ATLANTIC CITY - The energy business has probably never been more competitive, but attendees of the Atlantic Region Energy Expo on Wednesday said they are optimistic about the future of the industry.
Hundreds of companies, including some from South Jersey, participated in the trade show at the Atlantic City Convention Center.
The trade show features companies in natural gas, oil, biofuel and propane, among others. The convention evolved from a time when it catered almost exclusively to oil companies, said Ted Schoening, of Glassboro, a sales representative for the Absecon office of R.E. Michel Co. Inc.
"Fifteen years ago, if you had a natural gas firm here, they'd chase you out," he said. "The motto was, 'Go gas, go boom!'"
Segments of the energy industry continue to be at odds over each one's respective merits and business plans, he said.
"Oil is not going away, trust me," said John Gerner, of Egg Harbor Township.
He is an inspector for Terminal Evaluation & Design, an Egg Harbor Township company that inspects commercial and industrial oil tanks for leaks and flaws.
His brother, Brian Gerner, of Philadelphia, works at sister company Aboveground Storage Tank Specialists, in Egg Harbor Township, which installs new fuel tanks, especially in industrialized parts of northern New Jersey.
"I call them Jersey trees," Brian Gerner said. "Past Exit 10 of the Turnpike, it's one big tank farm."
Natural gas has made vast inroads into the fuel oil industry, especially in South Jersey. Meanwhile, biofuels such as ethanol are becoming more commonplace. And Ameri-can crude-oil production is on a five-year upswing after more than 20 years of declining production, according to federal figures.
"There's far too much negativity in the industry, particularly in heating oil," said Alan H. Levine, of Potomac, Md., chairman of the energy risk-management firm Powerhouse.
He gave a speech to attendees this week on the changing dynamics of the industry. Levine said America currently has strong availability of oil and natural gas. And last year, energy consumption went down as prices continued to rise.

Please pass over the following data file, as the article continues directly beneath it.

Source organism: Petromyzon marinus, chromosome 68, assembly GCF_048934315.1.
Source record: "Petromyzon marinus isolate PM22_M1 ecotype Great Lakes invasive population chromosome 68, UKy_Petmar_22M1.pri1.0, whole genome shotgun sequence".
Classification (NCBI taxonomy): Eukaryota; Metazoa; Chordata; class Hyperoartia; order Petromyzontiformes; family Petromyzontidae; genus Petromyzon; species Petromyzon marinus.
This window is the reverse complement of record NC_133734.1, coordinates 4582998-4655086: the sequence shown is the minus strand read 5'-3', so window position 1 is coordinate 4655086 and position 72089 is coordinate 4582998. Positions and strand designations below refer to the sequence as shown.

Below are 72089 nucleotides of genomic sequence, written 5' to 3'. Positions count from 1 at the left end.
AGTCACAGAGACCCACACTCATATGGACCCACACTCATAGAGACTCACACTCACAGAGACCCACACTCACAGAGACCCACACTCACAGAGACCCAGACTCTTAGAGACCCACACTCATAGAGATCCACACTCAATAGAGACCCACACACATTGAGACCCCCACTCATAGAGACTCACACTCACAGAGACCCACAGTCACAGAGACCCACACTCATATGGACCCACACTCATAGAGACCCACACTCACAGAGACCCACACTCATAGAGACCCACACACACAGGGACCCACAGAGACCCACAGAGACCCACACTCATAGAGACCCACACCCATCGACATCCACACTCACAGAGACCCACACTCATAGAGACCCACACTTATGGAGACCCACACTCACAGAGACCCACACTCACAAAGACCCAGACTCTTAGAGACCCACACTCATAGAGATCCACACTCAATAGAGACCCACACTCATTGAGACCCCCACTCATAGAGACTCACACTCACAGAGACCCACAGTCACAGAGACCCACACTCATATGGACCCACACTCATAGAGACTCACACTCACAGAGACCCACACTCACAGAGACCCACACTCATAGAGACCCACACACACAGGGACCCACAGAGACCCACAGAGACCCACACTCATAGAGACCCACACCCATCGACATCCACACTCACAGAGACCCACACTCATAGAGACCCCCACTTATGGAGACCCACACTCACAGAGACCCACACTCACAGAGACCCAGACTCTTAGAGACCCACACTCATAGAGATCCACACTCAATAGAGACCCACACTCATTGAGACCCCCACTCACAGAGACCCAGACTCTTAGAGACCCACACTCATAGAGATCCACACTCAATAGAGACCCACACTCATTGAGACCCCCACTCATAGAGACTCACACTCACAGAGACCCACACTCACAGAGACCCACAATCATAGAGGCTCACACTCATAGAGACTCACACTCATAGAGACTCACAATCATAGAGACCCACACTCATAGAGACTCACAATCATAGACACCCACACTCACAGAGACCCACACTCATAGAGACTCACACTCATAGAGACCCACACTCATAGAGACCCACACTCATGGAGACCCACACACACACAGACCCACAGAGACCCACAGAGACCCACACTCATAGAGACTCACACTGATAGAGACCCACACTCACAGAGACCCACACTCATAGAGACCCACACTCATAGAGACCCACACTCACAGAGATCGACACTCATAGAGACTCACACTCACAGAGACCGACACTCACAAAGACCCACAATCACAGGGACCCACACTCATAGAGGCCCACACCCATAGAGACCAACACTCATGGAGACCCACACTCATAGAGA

"Pricing is another issue. Gasoline demand has fallen," he said.
Levine said cars are getting more efficient while driving patterns are changing. Older residents are cutting back on their driving, especially at night. Meanwhile, younger people seem to have less urgency to get their driver's licenses.
"We're seeing big changes in demographics," he said.
Levine said oil producers and distributors should not be overly concerned about encroaching competition from natural gas.
"It's a pendulum that swings back and forth. The competitive price of natural gas is starting to move higher, too," he said. "As inventories stabilized, the price started going back up."
Advancements in green technology are helping the oil industry compete with natural gas, he said.
"The reason we write the obituaries for distillate fuels, particularly home-heating oil, is because it's environmentally unacceptable and natural gas is less expensive," he said.
But biofuels - renewable products derived from plants or even recycled restaurant grease - are becoming more commonplace each year, he said.
This week's convention also is promoting BioHeat - a blend of traditional fuel oil and biodiesel derived from soybeans and other renewable resources.
"I'm not saying everything in the industry is coming up roses," Levine said. "But we have companies that are quite successful."
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About New Jersey energy
• Ranked sixth highest in energy prices in the United States.
• Mostly consumes natural gas and gasoline, followed by nuclear power, jet fuel and out-of-state electricity.
• Ranks 37th in per-capita consumption of electricity nationwide. Cold-weather states Wyoming and Alaska, where transportation costs are higher, ranked first and second. Rhode Island residents use the nation's least energy per capita.
Source: U.S. Energy Information Administration